A glimpse at the thousand city – Antananarivo the capital
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In this article, you will get a glimpse of the city of Antananarivo, also known as Tana, and its surroundings.
One should distinguish the province of Tana and the city of Tana where most international flights to Madagascar land – a bit like the province and the city of Quebec or New York. The majority of foreign embassies and consulates are located in Tana. It is still useful to know that there are flights arriving in other cities including Diego Suarez, Nosy Be, Majunga, Tulear, Fort Dauphin, Tamatave, and St. Marie.
The names of towns and villages in Madagascar usually have specific meanings. They are given after a person, an event, or any reason related to the history, society or the local culture in general. Antananarivo meaning literally means “city of a thousand”. This refers to the thousands of soldiers who guarded the city at the time of a Malagasy King named Andrianjaka on the seventeenth century. Andrianjaka and his army dislodged the Vazimba (name given to the first Malagasy ever known) who had first settled there.
The first inhabitants of the city began to populate the hills where the royal palace was installed. Analamanga Hill was the birthplace of the now modern city. Valleys and low mountains were subsequently developed to become now the suburbs more wider and less polluted as it is in all big cities in the world.
Antananarivo is also known as Tana, Imerina or Analamanga.
Tana is located in the central highlands of Madagascar with an average elevation of 1300 m. It has a tropical altitude climate with a cool and very dry season with an average minimum of 10 ° C, and a hot and rainy season with a maximum annual average of 27 ° C.
Tana is the largest city of Madagascar, with about 90km2 surface, and the most populous with a little less than 2 million citizens. It has 6 districts and 162 neighborhoods unevenly populated since the average density of the population range from 13 habitants/m2 to 25,500 habitants/m2.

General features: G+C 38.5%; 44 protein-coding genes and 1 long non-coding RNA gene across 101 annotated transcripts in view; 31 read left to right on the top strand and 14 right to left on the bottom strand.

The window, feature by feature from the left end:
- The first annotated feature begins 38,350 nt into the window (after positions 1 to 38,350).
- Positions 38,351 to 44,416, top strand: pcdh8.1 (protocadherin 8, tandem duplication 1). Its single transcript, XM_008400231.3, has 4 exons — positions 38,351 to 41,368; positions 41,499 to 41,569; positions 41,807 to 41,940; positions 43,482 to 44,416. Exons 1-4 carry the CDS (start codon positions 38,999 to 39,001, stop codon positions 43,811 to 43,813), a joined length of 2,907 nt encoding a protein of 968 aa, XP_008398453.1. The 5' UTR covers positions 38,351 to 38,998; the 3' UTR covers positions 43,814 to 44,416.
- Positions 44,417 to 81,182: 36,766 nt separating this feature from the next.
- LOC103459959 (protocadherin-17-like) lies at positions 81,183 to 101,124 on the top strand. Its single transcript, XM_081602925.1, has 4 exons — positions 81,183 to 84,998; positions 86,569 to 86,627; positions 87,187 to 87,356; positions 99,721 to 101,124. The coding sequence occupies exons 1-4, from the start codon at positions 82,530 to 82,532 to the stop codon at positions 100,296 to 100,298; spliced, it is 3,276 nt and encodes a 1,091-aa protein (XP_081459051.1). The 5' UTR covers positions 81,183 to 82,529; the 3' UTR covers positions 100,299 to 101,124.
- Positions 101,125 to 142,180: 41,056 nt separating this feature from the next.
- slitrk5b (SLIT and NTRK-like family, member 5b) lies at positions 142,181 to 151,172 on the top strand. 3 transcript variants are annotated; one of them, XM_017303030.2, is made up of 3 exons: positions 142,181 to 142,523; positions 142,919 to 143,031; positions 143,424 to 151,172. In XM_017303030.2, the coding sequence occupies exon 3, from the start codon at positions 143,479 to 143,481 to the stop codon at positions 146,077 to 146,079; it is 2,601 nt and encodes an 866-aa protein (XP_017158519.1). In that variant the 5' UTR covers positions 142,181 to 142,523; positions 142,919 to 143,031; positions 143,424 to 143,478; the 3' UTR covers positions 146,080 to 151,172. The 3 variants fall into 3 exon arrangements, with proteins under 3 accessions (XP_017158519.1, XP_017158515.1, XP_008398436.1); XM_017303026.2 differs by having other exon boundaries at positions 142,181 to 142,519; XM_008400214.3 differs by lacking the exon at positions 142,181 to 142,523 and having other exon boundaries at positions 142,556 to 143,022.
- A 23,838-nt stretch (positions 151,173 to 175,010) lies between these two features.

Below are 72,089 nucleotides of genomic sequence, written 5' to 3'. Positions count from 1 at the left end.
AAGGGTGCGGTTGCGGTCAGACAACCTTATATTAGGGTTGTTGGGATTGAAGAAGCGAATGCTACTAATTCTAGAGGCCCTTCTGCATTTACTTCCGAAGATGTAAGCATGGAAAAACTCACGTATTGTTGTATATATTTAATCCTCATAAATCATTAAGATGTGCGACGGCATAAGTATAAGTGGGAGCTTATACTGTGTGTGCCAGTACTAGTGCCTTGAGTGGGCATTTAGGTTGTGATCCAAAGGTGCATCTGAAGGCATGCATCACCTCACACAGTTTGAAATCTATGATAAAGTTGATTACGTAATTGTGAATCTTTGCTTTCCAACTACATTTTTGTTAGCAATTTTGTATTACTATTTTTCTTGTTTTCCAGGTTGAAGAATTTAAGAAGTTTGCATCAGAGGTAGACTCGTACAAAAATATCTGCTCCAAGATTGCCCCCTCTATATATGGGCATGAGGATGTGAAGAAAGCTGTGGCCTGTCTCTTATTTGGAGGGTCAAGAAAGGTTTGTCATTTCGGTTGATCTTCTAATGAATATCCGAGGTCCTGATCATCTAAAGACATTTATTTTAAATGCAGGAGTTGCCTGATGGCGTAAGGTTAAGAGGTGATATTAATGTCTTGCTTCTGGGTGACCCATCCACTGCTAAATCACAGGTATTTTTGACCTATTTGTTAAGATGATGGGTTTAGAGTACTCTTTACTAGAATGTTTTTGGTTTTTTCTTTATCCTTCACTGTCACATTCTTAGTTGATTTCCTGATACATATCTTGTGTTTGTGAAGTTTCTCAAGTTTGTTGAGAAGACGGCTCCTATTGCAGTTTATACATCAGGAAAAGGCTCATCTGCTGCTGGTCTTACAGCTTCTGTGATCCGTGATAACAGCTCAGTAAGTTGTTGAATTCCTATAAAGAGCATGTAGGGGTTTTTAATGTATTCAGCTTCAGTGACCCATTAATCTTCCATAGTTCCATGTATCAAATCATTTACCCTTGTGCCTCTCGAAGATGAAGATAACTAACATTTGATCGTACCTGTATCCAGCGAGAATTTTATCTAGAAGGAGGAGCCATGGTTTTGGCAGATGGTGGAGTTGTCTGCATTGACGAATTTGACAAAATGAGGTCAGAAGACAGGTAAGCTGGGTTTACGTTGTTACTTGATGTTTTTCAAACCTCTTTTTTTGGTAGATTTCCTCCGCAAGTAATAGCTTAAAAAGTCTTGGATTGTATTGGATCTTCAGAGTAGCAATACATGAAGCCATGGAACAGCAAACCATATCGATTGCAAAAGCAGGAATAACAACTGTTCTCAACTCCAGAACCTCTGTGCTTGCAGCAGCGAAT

A typical “Southern” big city
Tana is the economic, political and administrative capital of Madagascar. Reflected in its urban landscape with residential and commercial buildings that are more impressive and modern. The street traffic jams during rush hours in the busiest districts may keep you there up 2 hours depending on the season. Add to this the cacophony of street vendors on the sides of the roads shouting to get clients, the bicycles and rickshaws carrying all kinds of goods that squeeze between cars, the students coming from schools, the pedestrians walking inside the street limits … At first, this may seem stressful or annoying. But think again, there is the opportunity to observe and experience the real social and cultural dynamics of Malagasy people that is patience, contact with people, nonverbal communication, tolerance and respect for others … in short, the harmony in the chaos … with the exception that proves the rule, of course!
Transportation by the system D
Several lines of road-dike have been recently developed to decongest the tanarivian traffic . However, so far, the usual mess with transport, the absence of effective regulation of traffic and the continuing increase of the number of cars undermine efforts to improve the situation. In fact, one should know that traffic lights are nonexistent in Madagascar, even in the capital. In addition, globalization and the opening of international trade has increasingly facilitated the importation of used cars from neighboring countries and from some European countries, mainly France.